HEAT PROCESSING INDUSTRIES
1. Heat processing industries are those using primarily heat to refine, separate,
or reform raw materials, or to derive energy from them.
Few pipelines or closed tanks
Tall chimneys or many stacks
Large quantity of fuel or coal
2. The image components are divided
buildings, and open storage and waste.
a. Equipment is presented under the following headings: chimneys, stacks, and
vents; cooling towers; kilns; silos, tanks, hoppers, bins, and bunkers; pipelines,
Chimneys, stacks, and vents serve similar purposes to that of
mechanical and chemical processing industries--to dispose of heat, waste gases, and
Stacks are characteristic of heat processing industries; they may be
built of masonry or sheet metal and vary in diameter and height.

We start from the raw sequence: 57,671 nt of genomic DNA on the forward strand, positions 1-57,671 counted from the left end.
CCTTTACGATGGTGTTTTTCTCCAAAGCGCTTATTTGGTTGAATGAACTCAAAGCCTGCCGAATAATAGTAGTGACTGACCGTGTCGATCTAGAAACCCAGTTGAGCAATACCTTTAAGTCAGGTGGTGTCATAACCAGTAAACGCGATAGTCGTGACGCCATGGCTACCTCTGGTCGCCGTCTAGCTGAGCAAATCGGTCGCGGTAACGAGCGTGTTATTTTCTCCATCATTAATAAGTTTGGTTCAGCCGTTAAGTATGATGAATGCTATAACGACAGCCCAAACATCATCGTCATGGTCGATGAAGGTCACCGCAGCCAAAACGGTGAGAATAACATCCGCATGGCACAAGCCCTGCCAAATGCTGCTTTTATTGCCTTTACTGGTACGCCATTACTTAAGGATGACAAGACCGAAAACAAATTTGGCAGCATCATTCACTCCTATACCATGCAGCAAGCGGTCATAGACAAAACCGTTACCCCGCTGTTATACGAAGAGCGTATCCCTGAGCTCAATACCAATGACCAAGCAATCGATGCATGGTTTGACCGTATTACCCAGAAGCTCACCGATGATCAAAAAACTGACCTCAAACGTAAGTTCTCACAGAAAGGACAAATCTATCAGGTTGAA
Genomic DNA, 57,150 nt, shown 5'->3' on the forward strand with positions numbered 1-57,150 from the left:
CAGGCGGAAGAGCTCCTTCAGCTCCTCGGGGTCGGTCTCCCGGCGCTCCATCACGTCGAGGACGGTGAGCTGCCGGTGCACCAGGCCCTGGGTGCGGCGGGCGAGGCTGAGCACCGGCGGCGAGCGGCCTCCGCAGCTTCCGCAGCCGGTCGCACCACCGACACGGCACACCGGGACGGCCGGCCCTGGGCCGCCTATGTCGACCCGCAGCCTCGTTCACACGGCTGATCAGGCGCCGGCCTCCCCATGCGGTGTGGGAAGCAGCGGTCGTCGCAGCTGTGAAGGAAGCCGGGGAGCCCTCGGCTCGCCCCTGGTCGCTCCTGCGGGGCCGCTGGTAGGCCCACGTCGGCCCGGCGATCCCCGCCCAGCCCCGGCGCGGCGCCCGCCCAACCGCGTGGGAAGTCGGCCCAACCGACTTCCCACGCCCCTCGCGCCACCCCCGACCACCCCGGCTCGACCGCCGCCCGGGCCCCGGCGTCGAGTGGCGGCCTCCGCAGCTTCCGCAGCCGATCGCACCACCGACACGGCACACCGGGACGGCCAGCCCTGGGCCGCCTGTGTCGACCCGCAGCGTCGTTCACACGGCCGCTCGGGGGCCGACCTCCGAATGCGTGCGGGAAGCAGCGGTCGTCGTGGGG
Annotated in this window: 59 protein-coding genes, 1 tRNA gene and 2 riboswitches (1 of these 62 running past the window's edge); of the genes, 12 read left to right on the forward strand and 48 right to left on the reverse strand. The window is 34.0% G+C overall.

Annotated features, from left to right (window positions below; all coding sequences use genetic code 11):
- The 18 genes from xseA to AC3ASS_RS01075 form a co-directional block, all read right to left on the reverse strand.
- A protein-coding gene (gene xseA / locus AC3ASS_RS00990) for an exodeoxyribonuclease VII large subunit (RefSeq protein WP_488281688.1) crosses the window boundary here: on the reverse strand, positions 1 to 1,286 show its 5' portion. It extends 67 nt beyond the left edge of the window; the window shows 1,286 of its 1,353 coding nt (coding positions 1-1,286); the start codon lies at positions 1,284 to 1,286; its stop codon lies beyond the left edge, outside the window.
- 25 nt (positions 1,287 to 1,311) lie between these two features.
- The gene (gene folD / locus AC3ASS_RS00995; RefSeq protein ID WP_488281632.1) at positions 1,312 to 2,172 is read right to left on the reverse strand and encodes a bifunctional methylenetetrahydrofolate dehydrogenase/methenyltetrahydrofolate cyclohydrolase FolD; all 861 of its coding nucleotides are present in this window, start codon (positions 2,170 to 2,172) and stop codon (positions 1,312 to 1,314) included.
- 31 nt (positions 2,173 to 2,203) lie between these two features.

standing masonry stacks are associated with nonferrous smelters and dispose the
noxious fumes high in the air. Open hearth steel furnaces have numbers of stacks
heat, dust, and fumes.
Open monitor-like vents are characteristic of roaster,
furnace, and casting buildings, where the heat and noxious fumes are excessive
(Figures A-1 thru A-10).
Water is cooled by exposure to the air and by evaporation in these structures, and
then reused (Figures A-11 and A-12).
: Spray ponds
or cooling towers
frequently distinguish thermoelectric power
plants from boiler houses.
(3) Kilns are used to dry or calcine bulk materials, and to fire or partially
vitrify brick and other clay products.
Rotary kilns look like slightly inclined
tanks or long tubes; vertical kilns appear as towerlike structures. Both types may
be sheltered in buildings.
Beehive and oval kilns are used for clay products
(Figures A-13 thru A-16).
(4) Silos, tanks, hoppers, bins, and bunkers are used for storage.
tall, covered cylindrical containers, hold dry bulk materials.
Round tanks hold
fuel or water.
Spray ponds, found at many plants, usually appear as square or
rectangular low tanks. Hoppers and